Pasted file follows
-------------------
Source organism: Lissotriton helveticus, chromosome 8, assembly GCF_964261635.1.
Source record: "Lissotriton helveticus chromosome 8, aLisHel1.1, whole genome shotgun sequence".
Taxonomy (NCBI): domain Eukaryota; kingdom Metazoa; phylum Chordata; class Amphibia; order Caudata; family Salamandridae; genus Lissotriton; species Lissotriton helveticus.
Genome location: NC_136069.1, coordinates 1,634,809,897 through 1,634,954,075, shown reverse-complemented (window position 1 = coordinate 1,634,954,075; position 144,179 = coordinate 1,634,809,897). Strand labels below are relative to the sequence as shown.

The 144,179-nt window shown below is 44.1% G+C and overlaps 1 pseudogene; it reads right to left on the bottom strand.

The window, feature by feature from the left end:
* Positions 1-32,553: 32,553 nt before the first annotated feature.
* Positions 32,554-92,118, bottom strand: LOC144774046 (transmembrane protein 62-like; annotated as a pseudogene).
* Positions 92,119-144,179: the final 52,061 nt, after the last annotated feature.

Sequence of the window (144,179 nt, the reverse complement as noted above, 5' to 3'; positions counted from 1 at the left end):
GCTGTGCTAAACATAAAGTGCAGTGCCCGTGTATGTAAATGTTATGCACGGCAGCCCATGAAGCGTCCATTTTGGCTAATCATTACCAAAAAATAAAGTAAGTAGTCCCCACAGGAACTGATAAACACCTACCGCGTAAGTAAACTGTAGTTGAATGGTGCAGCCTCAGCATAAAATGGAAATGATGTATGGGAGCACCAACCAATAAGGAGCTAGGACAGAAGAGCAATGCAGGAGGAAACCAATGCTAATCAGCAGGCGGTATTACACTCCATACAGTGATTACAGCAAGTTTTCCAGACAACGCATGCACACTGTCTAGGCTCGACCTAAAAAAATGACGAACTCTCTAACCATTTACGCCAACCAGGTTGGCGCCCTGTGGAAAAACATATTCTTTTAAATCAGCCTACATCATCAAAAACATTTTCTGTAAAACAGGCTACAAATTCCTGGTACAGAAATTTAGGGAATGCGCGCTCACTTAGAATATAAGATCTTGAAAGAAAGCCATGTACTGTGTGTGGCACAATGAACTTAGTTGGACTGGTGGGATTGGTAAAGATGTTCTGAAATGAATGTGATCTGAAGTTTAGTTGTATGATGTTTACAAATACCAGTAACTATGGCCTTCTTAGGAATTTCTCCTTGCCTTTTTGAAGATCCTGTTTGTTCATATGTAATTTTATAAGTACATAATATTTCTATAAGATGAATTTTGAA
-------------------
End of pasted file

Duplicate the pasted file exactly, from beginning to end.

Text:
Source organism: Lissotriton helveticus, chromosome 8, assembly GCF_964261635.1.
Source record: "Lissotriton helveticus chromosome 8, aLisHel1.1, whole genome shotgun sequence".
Taxonomy (NCBI): domain Eukaryota; kingdom Metazoa; phylum Chordata; class Amphibia; order Caudata; family Salamandridae; genus Lissotriton; species Lissotriton helveticus.
Genome location: NC_136069.1, coordinates 1,634,809,897 through 1,634,954,075, shown reverse-complemented (window position 1 = coordinate 1,634,954,075; position 144,179 = coordinate 1,634,809,897). Strand labels below are relative to the sequence as shown.

The 144,179-nt window shown below is 44.1% G+C and overlaps 1 pseudogene; it reads right to left on the bottom strand.

The window, feature by feature from the left end:
* Positions 1-32,553: 32,553 nt before the first annotated feature.
* Positions 32,554-92,118, bottom strand: LOC144774046 (transmembrane protein 62-like; annotated as a pseudogene).
* Positions 92,119-144,179: the final 52,061 nt, after the last annotated feature.

Sequence of the window (144,179 nt, the reverse complement as noted above, 5' to 3'; positions counted from 1 at the left end):
GCTGTGCTAAACATAAAGTGCAGTGCCCGTGTATGTAAATGTTATGCACGGCAGCCCATGAAGCGTCCATTTTGGCTAATCATTACCAAAAAATAAAGTAAGTAGTCCCCACAGGAACTGATAAACACCTACCGCGTAAGTAAACTGTAGTTGAATGGTGCAGCCTCAGCATAAAATGGAAATGATGTATGGGAGCACCAACCAATAAGGAGCTAGGACAGAAGAGCAATGCAGGAGGAAACCAATGCTAATCAGCAGGCGGTATTACACTCCATACAGTGATTACAGCAAGTTTTCCAGACAACGCATGCACACTGTCTAGGCTCGACCTAAAAAAATGACGAACTCTCTAACCATTTACGCCAACCAGGTTGGCGCCCTGTGGAAAAACATATTCTTTTAAATCAGCCTACATCATCAAAAACATTTTCTGTAAAACAGGCTACAAATTCCTGGTACAGAAATTTAGGGAATGCGCGCTCACTTAGAATATAAGATCTTGAAAGAAAGCCATGTACTGTGTGTGGCACAATGAACTTAGTTGGACTGGTGGGATTGGTAAAGATGTTCTGAAATGAATGTGATCTGAAGTTTAGTTGTATGATGTTTACAAATACCAGTAACTATGGCCTTCTTAGGAATTTCTCCTTGCCTTTTTGAAGATCCTGTTTGTTCATATGTAATTTTATAAGTACATAATATTTCTATAAGATGAATTTTGAA